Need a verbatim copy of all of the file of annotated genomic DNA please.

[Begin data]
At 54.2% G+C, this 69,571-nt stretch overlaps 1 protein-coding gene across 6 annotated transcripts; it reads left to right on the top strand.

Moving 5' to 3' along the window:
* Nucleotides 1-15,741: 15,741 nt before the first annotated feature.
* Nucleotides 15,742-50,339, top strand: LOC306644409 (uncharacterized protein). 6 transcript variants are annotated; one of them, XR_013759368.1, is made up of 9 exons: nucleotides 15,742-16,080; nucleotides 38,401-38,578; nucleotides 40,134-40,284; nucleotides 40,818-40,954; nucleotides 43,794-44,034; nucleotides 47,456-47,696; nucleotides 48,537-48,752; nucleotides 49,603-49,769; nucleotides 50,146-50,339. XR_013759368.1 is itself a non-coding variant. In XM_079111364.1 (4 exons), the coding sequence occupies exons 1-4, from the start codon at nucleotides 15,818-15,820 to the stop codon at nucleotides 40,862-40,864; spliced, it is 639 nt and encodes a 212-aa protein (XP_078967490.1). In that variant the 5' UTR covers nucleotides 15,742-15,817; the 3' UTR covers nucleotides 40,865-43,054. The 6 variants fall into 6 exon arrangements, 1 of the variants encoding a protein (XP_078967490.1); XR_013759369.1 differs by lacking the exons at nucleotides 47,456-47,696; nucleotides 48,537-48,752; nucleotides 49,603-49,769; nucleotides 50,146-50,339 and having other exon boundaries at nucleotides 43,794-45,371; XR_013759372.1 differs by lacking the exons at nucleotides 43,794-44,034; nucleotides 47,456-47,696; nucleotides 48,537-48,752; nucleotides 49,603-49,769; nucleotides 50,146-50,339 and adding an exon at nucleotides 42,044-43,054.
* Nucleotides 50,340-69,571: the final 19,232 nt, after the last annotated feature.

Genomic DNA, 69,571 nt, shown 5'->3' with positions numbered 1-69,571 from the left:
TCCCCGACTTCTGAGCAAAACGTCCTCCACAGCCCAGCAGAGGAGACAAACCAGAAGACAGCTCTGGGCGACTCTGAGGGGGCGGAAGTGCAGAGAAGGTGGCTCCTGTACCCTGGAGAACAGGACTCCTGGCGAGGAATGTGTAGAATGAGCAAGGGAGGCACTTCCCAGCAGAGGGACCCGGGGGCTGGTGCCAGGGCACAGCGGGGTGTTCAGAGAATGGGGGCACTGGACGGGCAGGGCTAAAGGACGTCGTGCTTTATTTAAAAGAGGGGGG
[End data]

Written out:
At 54.2% G+C, this 69,571-nt stretch overlaps 1 protein-coding gene across 6 annotated transcripts; it reads left to right on the top strand.

Moving 5' to 3' along the window:
* Nucleotides 1-15,741: 15,741 nt before the first annotated feature.
* Nucleotides 15,742-50,339, top strand: LOC306644409 (uncharacterized protein). 6 transcript variants are annotated; one of them, XR_013759368.1, is made up of 9 exons: nucleotides 15,742-16,080; nucleotides 38,401-38,578; nucleotides 40,134-40,284; nucleotides 40,818-40,954; nucleotides 43,794-44,034; nucleotides 47,456-47,696; nucleotides 48,537-48,752; nucleotides 49,603-49,769; nucleotides 50,146-50,339. XR_013759368.1 is itself a non-coding variant. In XM_079111364.1 (4 exons), the coding sequence occupies exons 1-4, from the start codon at nucleotides 15,818-15,820 to the stop codon at nucleotides 40,862-40,864; spliced, it is 639 nt and encodes a 212-aa protein (XP_078967490.1). In that variant the 5' UTR covers nucleotides 15,742-15,817; the 3' UTR covers nucleotides 40,865-43,054. The 6 variants fall into 6 exon arrangements, 1 of the variants encoding a protein (XP_078967490.1); XR_013759369.1 differs by lacking the exons at nucleotides 47,456-47,696; nucleotides 48,537-48,752; nucleotides 49,603-49,769; nucleotides 50,146-50,339 and having other exon boundaries at nucleotides 43,794-45,371; XR_013759372.1 differs by lacking the exons at nucleotides 43,794-44,034; nucleotides 47,456-47,696; nucleotides 48,537-48,752; nucleotides 49,603-49,769; nucleotides 50,146-50,339 and adding an exon at nucleotides 42,044-43,054.
* Nucleotides 50,340-69,571: the final 19,232 nt, after the last annotated feature.

Genomic DNA, 69,571 nt, shown 5'->3' with positions numbered 1-69,571 from the left:
TCCCCGACTTCTGAGCAAAACGTCCTCCACAGCCCAGCAGAGGAGACAAACCAGAAGACAGCTCTGGGCGACTCTGAGGGGGCGGAAGTGCAGAGAAGGTGGCTCCTGTACCCTGGAGAACAGGACTCCTGGCGAGGAATGTGTAGAATGAGCAAGGGAGGCACTTCCCAGCAGAGGGACCCGGGGGCTGGTGCCAGGGCACAGCGGGGTGTTCAGAGAATGGGGGCACTGGACGGGCAGGGCTAAAGGACGTCGTGCTTTATTTAAAAGAGGGGGG